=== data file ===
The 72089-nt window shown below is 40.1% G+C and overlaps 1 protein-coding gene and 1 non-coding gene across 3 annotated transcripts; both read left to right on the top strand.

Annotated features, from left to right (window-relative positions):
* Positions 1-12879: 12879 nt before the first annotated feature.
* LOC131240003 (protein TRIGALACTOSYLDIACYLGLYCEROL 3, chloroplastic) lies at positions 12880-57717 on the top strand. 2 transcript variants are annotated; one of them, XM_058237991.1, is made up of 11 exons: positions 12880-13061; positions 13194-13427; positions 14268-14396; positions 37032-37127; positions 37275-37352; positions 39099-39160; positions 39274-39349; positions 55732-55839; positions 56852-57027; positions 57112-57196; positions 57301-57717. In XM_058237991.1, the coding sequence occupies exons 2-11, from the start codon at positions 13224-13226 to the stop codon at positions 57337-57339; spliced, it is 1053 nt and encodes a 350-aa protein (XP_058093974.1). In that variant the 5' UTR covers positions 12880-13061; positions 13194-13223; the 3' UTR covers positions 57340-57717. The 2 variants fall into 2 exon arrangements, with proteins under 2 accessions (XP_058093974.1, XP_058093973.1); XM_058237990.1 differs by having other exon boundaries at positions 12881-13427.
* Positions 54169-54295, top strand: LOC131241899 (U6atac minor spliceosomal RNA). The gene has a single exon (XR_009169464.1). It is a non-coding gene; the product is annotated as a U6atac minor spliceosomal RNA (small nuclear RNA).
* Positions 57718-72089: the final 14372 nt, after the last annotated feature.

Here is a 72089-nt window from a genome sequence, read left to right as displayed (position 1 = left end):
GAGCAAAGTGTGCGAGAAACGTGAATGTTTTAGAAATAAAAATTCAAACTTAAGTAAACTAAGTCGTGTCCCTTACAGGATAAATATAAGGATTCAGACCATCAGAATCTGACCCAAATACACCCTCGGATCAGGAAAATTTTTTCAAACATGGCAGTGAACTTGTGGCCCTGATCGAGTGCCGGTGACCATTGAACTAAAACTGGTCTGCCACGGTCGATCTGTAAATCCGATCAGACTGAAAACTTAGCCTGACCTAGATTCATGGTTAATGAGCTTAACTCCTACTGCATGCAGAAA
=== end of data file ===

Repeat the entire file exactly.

The 72089-nt window shown below is 40.1% G+C and overlaps 1 protein-coding gene and 1 non-coding gene across 3 annotated transcripts; both read left to right on the top strand.

Annotated features, from left to right (window-relative positions):
* Positions 1-12879: 12879 nt before the first annotated feature.
* LOC131240003 (protein TRIGALACTOSYLDIACYLGLYCEROL 3, chloroplastic) lies at positions 12880-57717 on the top strand. 2 transcript variants are annotated; one of them, XM_058237991.1, is made up of 11 exons: positions 12880-13061; positions 13194-13427; positions 14268-14396; positions 37032-37127; positions 37275-37352; positions 39099-39160; positions 39274-39349; positions 55732-55839; positions 56852-57027; positions 57112-57196; positions 57301-57717. In XM_058237991.1, the coding sequence occupies exons 2-11, from the start codon at positions 13224-13226 to the stop codon at positions 57337-57339; spliced, it is 1053 nt and encodes a 350-aa protein (XP_058093974.1). In that variant the 5' UTR covers positions 12880-13061; positions 13194-13223; the 3' UTR covers positions 57340-57717. The 2 variants fall into 2 exon arrangements, with proteins under 2 accessions (XP_058093974.1, XP_058093973.1); XM_058237990.1 differs by having other exon boundaries at positions 12881-13427.
* Positions 54169-54295, top strand: LOC131241899 (U6atac minor spliceosomal RNA). The gene has a single exon (XR_009169464.1). It is a non-coding gene; the product is annotated as a U6atac minor spliceosomal RNA (small nuclear RNA).
* Positions 57718-72089: the final 14372 nt, after the last annotated feature.

Here is a 72089-nt window from a genome sequence, read left to right as displayed (position 1 = left end):
GAGCAAAGTGTGCGAGAAACGTGAATGTTTTAGAAATAAAAATTCAAACTTAAGTAAACTAAGTCGTGTCCCTTACAGGATAAATATAAGGATTCAGACCATCAGAATCTGACCCAAATACACCCTCGGATCAGGAAAATTTTTTCAAACATGGCAGTGAACTTGTGGCCCTGATCGAGTGCCGGTGACCATTGAACTAAAACTGGTCTGCCACGGTCGATCTGTAAATCCGATCAGACTGAAAACTTAGCCTGACCTAGATTCATGGTTAATGAGCTTAACTCCTACTGCATGCAGAAA